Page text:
It’s been a while since I’ve posted a blog. I’ve been distracted by a writing project I hope to have completed this spring. And I’ve had my life shaken up a bit by some recent health challenges. Here’s a little literary life update. As always, thank you for being my readers and friends.
When I was 16, living in Philadelphia, I developed an autoimmune condition called Reynauds. When my body was cold, I lost blood flow to my fingers, toes and knees. Since then, I’ve battled Reynauds any time the temperature drops below 60. It’s been an irritating, often painful condition. Many times I’ve felt embarrassed when people have pointed out that my hands look blue. On more than one occasion I have shoved my swollen, blue hands into my pockets when someone wanted to take a photo together.
Fast-forward to my late thirties. I began experiencing flairs of join pain in my fingers, toes and elbows. So I added some DHA and other supplements to life and that seemed to take care of the problem for a time.
Then when I turned 40, the joint pain returned and it was intense. Some mornings I couldn’t walk very well on my feet…they just ached too badly. A few times I had to open doorknobs with my wrists. Typing on the computer was challenging, and as a dedicated writer, that scared me a lot. I knew something more serious was happening in my body, but I just didn’t know what. The pain was insistent that I pay closer attention.
This past summer B. Sterling and the kids and I spent a week at the beach in Galveston. It was a wonderful week of sun and swimming with my little family, but during that week, my joint pain was the worst it has ever been. My hands were swollen and felt as though I’d slammed them on concrete. My feet throbbed and ached constantly. I took Advil every four hours, just to be able to play on the beach with my kids. Not only that, it seemed that everything I ate wasn’t working for me. My whole digestive system was angry with me. And I felt a touch of depression lurking in the shadows. I couldn’t make sense of it all. I decided that when we went home to Austin I would get my blood work done right away.
So, in many ways, it didn’t come as a surprise then when the rheumatologist sat me down a few weeks later and said definitively that I have Rheumatoid Arthritis. She showed me my blood work and said my ANA antibody levels were some of the highest she’s ever seen. “Your immune system is attacking itself. And your Lupus indicators are very high. You don’t show the outward signs of Lupus, but you need to get on the medication that can control the RA and keep Lupus from manifesting.” It was really alarming information. Much weightier than I’d expected to hear.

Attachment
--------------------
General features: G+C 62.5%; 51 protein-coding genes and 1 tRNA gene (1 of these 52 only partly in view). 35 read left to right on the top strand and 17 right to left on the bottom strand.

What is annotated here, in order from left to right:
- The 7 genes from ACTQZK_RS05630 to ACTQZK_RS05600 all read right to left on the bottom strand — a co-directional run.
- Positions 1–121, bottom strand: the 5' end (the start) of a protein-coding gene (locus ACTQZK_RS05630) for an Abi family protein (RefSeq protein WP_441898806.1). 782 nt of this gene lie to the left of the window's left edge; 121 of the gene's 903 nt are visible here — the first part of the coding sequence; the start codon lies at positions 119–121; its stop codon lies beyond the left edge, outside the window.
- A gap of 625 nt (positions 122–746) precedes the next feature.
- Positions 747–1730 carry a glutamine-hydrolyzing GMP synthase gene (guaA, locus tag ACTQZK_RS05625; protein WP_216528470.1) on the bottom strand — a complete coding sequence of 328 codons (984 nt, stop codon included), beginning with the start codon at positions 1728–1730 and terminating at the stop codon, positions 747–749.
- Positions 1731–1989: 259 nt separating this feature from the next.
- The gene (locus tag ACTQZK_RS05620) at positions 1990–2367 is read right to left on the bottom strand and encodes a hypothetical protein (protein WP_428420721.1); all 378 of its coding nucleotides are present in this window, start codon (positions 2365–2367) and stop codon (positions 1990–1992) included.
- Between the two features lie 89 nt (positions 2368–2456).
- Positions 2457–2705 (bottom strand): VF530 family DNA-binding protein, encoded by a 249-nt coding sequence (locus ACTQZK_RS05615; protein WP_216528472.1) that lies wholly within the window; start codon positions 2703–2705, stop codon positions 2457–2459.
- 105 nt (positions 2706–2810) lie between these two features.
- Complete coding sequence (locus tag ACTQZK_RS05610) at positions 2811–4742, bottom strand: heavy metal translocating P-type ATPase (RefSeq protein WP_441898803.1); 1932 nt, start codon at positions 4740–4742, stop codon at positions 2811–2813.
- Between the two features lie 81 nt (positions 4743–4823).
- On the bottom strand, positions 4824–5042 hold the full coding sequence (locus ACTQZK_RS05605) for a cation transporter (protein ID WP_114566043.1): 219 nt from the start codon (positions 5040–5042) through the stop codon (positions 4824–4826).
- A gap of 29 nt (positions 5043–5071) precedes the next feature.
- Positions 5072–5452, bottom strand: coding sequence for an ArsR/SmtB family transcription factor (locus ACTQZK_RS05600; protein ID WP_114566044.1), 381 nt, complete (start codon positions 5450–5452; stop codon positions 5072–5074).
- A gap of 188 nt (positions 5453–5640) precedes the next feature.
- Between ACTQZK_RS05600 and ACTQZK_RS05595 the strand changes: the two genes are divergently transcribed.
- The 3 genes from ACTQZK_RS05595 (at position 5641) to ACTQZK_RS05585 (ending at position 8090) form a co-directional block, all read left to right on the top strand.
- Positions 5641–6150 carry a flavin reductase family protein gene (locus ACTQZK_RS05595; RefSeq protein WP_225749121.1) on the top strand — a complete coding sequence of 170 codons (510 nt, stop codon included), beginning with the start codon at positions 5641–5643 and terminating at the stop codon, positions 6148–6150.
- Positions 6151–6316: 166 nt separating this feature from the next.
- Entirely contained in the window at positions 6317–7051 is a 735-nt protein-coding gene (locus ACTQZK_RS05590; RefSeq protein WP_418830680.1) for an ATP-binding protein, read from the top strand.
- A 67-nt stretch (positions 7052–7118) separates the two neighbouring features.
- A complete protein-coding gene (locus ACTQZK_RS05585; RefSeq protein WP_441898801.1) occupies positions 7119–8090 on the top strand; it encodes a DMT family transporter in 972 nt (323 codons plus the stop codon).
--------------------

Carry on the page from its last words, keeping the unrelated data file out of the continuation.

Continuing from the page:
Then the doctor did something I’ll never forget. She very gently reached out and took my hands in hers. She slowly touched my fingers at the joints. She pressed on the swollen tops. She turned over both hands to examine my palms, pressing each finger. It was a strange moment. I felt suddenly like a child, very vulnerable. Since I was 16 my hands have caused me pain when I’m cold. I’ve felt embarrassed of them, dismissive of them. But it’s also my hands that I write with. The very gifts God has given me are manifested through my hands. Every single day I jot down ideas for a poem or a story with my hands. When I write long-hand I remember my child self. Handwriting is a link to your inner child. My hands give life to the words in my heart. She looked at me and said kindly, “I would be able to tell from a mile away that you have Rheumatoid Arthritis. Your hands say it all.”
I left the doctor’s office in tears that day. I was scared by the RA diagnosis. But I also felt strangely seen. The weight of hiding the pain, discoloration and swelling in my hands was called out gently. The doctor and my body told me softly but intently, “It’s time to pay attention.”
That was this August. Since then I’ve eliminated all grains, dairy and most sugar from my diet. I’ve gone on a medication to control the RA and resist Lupus. For the first time in my life, I can hear my body. When I don’t eat inflammatory foods I feel amazing. When I do eat inflammatory foods my body hurts.
And more than ever I see my hands as beautiful. They’re more wrinkled every day. And some days they still ache. But they are the same hands that get it all done in this family. That cook, clean, wash, wipe away tears and write feverishly when the spirit hits me. And God willing they’ll bring you my first collection of poetry this spring.
Isaiah 41:13 For I, the Lord your God, hold your right hand; it is I who say to you, “Fear not, I am the one who helps you.”